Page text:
The annual accounting by the trustee must satisfy the legal requirements for a trust accounting record. For example, the trustee must include information related to expenses incurred by the trust during the year. The trustee must also account for any trust property sold, transferred, or distributed during the year. The beneficiaries also have the right to know what property the trust still holds.

4.  You have the right to petition the court for assistance.

If a trustee fails to perform his or her duties or breaches the fiduciary duty owed to beneficiaries of the trust, you have the right to petition the court to ask the court to intervene. The court may require the trustee to account for various actions and property. Depending on the outcome of the case, the court may remove the trustee and order the trustee to reimburse the trust for value lost because of the trustee’s breach of duty or other wrongdoing.

Contact a California Estate-Planning Attorney for More Information

The terms of the trust agreement impact your rights as a beneficiary. Trust agreements are complicated documents. A California estate-planning attorney can review the trust to determine your rights as a beneficiary under the trust agreement and pursuant to California trust law. If your beneficiary rights have been violated, the attorney can explain the various legal options available, including trust litigation, to resolve the matter. Contact us today for a consultation.

The Loew Law Group discusses the best ways to avoid a will contest.

How to Avoid a Will Contest in California

After your death, the person you name in your will to manage your estate begins the process of probating your will. Your will is authenticated, and your personal representative begins securing your property, identifying your heirs, and assessing your final debts and legal obligations. Your will dictates the distribution of your property after payment of your final debts.

However, your heirs or other interested persons could contest the terms of your will. If your will is overturned, your wishes may not be carried out. Consulting a California estate-planning attorney when drafting your will is one of the best ways to avoid a will contest.

Steps You Can Take to Avoid a Will Contest

You cannot stop someone from contesting the terms of your will after your death. However, you can make it more difficult for someone to have grounds to contest the will and make it less likely that a will contest succeeds. Steps you can take to protect your will from a contest after your death include:

  • Include a no contest clause in your estate. A no contest clause states that if someone contests your will, then that person cannot inherit from your estate. However, no contest clauses can only be enforced in California under very specific, limited circumstances. In many cases, if the court finds that the person had probable cause to contest the will, the person is not disinherited if that person loses his or her battle to contest the will.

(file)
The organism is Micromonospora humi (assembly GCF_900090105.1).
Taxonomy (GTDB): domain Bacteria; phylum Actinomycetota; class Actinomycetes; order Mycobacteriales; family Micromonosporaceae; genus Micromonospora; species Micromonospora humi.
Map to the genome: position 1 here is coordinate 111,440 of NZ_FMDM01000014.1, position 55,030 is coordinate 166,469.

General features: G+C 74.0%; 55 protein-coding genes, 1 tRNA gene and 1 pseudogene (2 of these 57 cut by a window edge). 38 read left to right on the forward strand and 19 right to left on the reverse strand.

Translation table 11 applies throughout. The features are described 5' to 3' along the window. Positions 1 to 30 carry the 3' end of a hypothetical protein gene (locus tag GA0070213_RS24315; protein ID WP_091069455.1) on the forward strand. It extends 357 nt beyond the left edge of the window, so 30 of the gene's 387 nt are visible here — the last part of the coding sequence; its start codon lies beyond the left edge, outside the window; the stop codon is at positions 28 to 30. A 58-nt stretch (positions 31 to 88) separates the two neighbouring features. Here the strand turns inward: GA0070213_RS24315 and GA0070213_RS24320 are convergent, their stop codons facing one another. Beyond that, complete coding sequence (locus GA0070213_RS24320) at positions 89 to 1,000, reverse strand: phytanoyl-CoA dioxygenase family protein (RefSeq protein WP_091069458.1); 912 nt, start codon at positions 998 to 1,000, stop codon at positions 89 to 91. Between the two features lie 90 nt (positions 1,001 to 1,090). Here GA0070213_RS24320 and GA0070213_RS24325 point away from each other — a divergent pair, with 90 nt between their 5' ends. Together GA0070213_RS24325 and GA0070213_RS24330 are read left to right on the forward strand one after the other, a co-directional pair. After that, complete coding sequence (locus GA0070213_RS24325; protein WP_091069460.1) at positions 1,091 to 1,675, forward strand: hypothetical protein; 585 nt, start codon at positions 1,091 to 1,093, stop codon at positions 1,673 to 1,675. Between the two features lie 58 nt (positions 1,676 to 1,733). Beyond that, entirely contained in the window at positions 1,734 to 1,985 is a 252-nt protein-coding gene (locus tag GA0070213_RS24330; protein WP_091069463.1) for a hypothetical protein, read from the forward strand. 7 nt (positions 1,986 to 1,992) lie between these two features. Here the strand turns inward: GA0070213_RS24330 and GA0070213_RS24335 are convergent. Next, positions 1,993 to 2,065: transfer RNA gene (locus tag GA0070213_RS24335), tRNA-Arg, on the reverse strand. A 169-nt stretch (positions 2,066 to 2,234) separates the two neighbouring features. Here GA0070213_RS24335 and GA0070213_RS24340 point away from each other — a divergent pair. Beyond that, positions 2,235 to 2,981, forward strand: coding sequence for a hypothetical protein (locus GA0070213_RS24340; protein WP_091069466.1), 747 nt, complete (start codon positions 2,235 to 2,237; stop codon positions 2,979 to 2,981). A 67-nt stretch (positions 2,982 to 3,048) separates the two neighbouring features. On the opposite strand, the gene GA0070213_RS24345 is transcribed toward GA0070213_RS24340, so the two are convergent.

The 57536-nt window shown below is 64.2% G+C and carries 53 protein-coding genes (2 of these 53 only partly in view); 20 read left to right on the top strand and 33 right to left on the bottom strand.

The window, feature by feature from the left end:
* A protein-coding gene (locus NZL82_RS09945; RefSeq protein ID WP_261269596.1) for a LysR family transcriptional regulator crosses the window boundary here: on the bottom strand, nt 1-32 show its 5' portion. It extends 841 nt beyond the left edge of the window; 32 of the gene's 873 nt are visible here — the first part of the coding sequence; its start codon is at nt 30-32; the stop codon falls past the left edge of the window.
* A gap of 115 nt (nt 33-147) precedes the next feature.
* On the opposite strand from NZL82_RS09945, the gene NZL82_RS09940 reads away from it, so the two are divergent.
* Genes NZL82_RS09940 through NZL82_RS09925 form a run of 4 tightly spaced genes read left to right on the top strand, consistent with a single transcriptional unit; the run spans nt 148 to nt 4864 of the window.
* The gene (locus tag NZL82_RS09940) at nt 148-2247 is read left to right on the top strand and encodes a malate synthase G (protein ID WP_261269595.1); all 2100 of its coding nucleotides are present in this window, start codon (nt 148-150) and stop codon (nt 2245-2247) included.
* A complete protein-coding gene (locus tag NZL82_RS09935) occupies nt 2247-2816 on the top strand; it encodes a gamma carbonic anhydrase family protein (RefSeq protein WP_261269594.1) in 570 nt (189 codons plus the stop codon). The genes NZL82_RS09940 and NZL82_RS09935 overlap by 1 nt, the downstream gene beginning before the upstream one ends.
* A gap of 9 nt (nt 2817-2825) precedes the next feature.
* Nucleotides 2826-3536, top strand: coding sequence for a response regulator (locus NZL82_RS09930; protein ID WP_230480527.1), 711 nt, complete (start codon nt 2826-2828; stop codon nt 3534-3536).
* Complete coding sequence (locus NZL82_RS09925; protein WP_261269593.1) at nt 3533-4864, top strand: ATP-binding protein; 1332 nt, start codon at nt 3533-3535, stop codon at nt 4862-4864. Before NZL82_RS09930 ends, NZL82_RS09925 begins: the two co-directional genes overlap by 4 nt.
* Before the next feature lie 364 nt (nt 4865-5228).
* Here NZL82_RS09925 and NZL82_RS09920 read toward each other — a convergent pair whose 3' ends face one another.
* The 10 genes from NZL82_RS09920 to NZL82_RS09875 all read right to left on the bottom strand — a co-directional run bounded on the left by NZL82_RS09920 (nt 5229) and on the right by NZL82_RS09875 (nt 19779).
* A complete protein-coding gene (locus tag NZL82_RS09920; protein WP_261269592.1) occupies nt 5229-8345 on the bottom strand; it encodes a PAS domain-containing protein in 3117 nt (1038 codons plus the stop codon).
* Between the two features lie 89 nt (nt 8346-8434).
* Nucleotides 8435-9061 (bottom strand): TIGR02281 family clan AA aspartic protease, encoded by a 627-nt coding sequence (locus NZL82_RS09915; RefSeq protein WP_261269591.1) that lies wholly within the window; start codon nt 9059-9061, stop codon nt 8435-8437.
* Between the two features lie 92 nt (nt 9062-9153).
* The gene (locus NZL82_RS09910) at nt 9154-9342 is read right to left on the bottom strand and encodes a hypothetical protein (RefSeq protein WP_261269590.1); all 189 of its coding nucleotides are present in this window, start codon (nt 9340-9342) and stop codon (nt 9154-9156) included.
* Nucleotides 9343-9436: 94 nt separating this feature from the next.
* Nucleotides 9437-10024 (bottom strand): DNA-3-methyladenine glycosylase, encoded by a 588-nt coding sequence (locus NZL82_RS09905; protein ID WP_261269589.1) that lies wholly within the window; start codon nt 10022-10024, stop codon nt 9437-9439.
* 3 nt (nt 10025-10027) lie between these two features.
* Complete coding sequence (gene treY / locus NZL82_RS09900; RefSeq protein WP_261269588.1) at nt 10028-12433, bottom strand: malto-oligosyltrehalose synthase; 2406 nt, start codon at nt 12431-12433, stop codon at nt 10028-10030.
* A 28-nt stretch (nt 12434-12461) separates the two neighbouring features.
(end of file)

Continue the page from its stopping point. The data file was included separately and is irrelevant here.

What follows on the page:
• Properly execute your will. Improper execution of a will could give someone grounds to contest your will. Even though California recognizes wills that are handwritten and signed without witnesses, it is best to have at least two witnesses sign your will at the same time you execute the will who are not beneficiaries of your estate.
  • Include a self-proving clause in your will. A self-proving clause is a statement by the witnesses that you (the testator) had the capacity and intent to create the will and there appears to be no undue influence being exercised to force the person to sign the will. A notary public’s signature is also required stating that the information in the affidavit has been sworn to and acknowledged by the witnesses and the testator.
  • Obtain proof of mental capacity. If you believe that one of your heirs may attempt to contest your will alleging you lacked the mental capacity to execute a will, you might want to obtain at least two written statements from physicians who have examined you and determined you have the mental capacity to execute legal documents. While this will not prevent someone from contesting your will, it could make it much more difficult for the person to succeed in their endeavor.
  • Discuss your wishes and desires with your family. One of the reasons that family members contest a will is that they believe the terms of the will are not what you intended as your final wishes. Discussing your will with your heirs in a candid fashion may be difficult, but it can reduce the chance of a will contest because an heir believes he or she was to receive an inheritance even though you never made any explicit or implied statements that supported the person’s assumption.

Contact a California Estate-Planning Attorney for Help

Again, one of the best ways to ensure that your wishes are carried out after your death is to create a valid will. A California estate-planning attorney can help you avoid mistakes or errors that could give rise to a contest of your will. Your attorney can also help you take additional steps to protect your will and your estate, such as including trust agreements in your estate plan, if you believe that an heir may contest your will after your death. Contact us today for a consultation.